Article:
Posts Tagged pop
Paul Hammer [singer/songwriter/drummer]
Deidre Muro [singer/songwriter/keyboardist]
Tim McCoy [drums]
Gary Atturio [bass]
Alex Foote [guitar]
from: Brooklyn, New York
Funky, dream-pop electronica. Soothing and refreshing melodies entice you into a delightful wanderlust mode. Subtle influences of 80s synthpop [think OMD], 90s Brit-pop and garage party-rock meld on these hip-shaking tunes with modernistic sheen.
album: Our Nature [October 16]
label: Red Eye/ Popular Recordings
“Anywhere You Go”
purchase at Amazon: Our Nature
Wilmington, Delaware’s The Spinto Band serves up geek-pop which reminds me of OK Go. The band’s third release, Shy Pursuit, brims with Disneyland-happiness cloaked in off-kilter lyrics. “Cookie Falls” opens with a swaying beat and soothing sing-songy vocals. Calypso beats provide the island vibe for “Muesli.” From its funky bass beat to its catchy chorus, “Take Out” stands apart.“Adda Lee” sounds very Latin with its twangy bango chords. If you like quirkiness and upbeat melodies then you’ll appreciate the value that Shy Pursuit adds to the iPod and gets you moving during your workouts.
Label: Spintonic Recordings
Release date: May 1, 2012
PR: Riot Act Media
purchase at Amazon: Shy Pursuit
Although it’s 2011, an all-female band still stands out. L7 meets Hole meets The Donnas. The Coathangers growl, grind and sneer through its power rock songs. The clear anti-abortion reference in its names indicates pure brilliance for the Atlanta four-piece. There’s a fun, devil-may-care attitude throughout the album. “Go Away” blends sweet vocals with grungy chords. Snarling vocals herald a truly ass-kicking “Hurricane.”Girl power rules on the witty, lighter“Go Away:”“you keep on hoping / you try to be the one/ you try and you just can’t see/ you try and you just can’t see/ that you’re not the one for me.” The Coathangers show their range from darker to lighter tracks– some more rocking, some more poppy. “Sicker” churns out in a heavier mode. Larceny and Old Lace will charge you up and empower you.
Label: Suicide Squeeze
Release date: June 7, 2011
PR: 230 Publicity
The Fall is supposed to be an experimental record for Norah Jones and though I hear some country and some varying arrangements throughout, I hear many similarities to 2006’s Not Too Late. Both albums I adore for their sultry, somnolent qualities. Yes, that’s a good thing. Mellow, soothing music heals the heart. It reaches the soul. Jones methodically reveals her emotions through each song. She’s carefully crafted this album. The appeal of Jones is her bluesy, sultry moodiness and her moments of lilting purity. She’s not easy to categorize: not a pop singer, not a jazz singer, not R&B, not blues. Jones does succeed to combine all the best elements of each of those genres for her own signature sound. Jones wrote the majority of her songs and there’s an aching, longing and loneliness running through many of the songs. Stories of lying and cheating men, unfulfilling love and self-doubt. And Jones sings it all with aching maturity, wisdom and elegance. Singing with longing and tinges of regret on “I Wouldn’t Need You” Jones sings: If I could replace/ The things you gave me/ If I could see my face/ Without the tragedy/ Then I wouldn’t need you/ No I wouldn’t need you/ No I wouldn’t need you/ To love me/ But I do. “You Ruined Me” is a country-laced confession: You’ve ruined me now/ Though I liked it/ Now, I’m ruined/ I’m trying to part/ With what’s in my heart/ You’ve ruined me and how/ I thought I liked it/ And haven’t we all been here on the luscious, swirling “Stuck:’ Why can’t it be easy?/ Easy?/ Why don’t you leave?/Leave me?/Leave me be?/I can see you swaying/ I can’t hear what you’re saying/I’m sitting here stuck/ And plastered to my seat/ I think up a reason to leave/ when you finally stop speaking/ I’ll take a long slow/ Walk down Washington Street. On her last song, the vaudeville-inspired “Man of the Hour,” she honors the one who many never cheat on her or hurt her: her dog.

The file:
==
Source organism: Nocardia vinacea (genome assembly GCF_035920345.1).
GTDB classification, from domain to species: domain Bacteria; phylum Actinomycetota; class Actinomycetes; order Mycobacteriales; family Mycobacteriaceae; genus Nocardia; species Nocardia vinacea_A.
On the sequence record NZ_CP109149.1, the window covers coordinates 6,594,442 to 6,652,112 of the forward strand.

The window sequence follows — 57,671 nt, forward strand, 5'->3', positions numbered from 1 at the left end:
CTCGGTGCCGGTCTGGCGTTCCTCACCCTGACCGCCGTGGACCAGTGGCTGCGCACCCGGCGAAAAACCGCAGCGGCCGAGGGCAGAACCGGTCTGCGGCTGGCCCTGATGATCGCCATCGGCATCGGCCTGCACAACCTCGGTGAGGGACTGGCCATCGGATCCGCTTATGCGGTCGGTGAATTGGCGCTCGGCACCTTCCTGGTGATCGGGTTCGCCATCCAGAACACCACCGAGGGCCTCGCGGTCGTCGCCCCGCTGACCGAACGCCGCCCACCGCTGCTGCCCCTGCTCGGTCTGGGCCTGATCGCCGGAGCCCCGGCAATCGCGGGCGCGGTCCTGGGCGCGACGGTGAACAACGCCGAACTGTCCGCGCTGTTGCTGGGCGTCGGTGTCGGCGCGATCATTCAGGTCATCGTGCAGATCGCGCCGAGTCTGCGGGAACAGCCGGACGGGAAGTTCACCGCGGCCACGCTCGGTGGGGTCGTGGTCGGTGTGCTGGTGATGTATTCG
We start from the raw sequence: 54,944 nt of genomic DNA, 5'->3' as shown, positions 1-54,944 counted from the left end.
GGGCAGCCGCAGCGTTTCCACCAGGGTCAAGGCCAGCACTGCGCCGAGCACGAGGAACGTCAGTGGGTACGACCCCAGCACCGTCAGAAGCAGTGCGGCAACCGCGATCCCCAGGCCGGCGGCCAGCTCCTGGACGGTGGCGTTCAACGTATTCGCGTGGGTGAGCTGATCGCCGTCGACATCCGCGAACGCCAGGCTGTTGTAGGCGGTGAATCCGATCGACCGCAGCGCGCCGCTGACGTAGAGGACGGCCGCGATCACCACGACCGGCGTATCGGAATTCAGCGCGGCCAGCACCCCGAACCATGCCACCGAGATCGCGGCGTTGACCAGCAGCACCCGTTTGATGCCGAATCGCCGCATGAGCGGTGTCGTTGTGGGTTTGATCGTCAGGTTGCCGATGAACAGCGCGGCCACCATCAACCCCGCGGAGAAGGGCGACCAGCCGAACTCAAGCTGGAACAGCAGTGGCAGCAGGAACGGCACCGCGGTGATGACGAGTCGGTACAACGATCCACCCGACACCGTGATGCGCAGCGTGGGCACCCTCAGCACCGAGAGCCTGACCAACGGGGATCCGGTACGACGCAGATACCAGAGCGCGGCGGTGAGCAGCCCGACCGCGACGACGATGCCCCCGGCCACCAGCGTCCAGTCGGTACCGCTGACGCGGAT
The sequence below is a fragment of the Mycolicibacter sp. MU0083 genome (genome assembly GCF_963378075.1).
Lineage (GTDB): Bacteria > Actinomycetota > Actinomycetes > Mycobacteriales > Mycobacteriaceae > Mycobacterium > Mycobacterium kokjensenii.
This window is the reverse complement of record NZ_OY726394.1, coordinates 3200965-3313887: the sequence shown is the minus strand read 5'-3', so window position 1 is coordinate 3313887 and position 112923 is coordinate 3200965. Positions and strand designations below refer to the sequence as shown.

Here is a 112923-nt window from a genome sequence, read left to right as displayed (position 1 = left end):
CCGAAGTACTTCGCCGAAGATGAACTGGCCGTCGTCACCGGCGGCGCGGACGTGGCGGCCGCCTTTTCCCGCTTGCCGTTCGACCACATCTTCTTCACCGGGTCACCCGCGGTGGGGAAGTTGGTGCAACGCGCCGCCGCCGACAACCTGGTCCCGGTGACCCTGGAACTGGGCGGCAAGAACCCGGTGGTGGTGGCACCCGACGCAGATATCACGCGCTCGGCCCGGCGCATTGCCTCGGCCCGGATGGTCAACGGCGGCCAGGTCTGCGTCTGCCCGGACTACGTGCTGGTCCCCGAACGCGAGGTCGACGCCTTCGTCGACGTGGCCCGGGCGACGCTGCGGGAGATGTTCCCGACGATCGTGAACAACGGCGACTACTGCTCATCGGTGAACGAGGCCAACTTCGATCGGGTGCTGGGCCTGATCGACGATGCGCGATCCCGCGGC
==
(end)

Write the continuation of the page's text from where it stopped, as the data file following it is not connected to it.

For anyone who’s been in love, wants love or has had a broken heart, The Fall will surely mend some wounds while you cry through the pain. That’s the power and wonder of music. That’s why music is such an essential aspect of my life.
–review by Amy Steele
[review copy courtesy of Blue Note]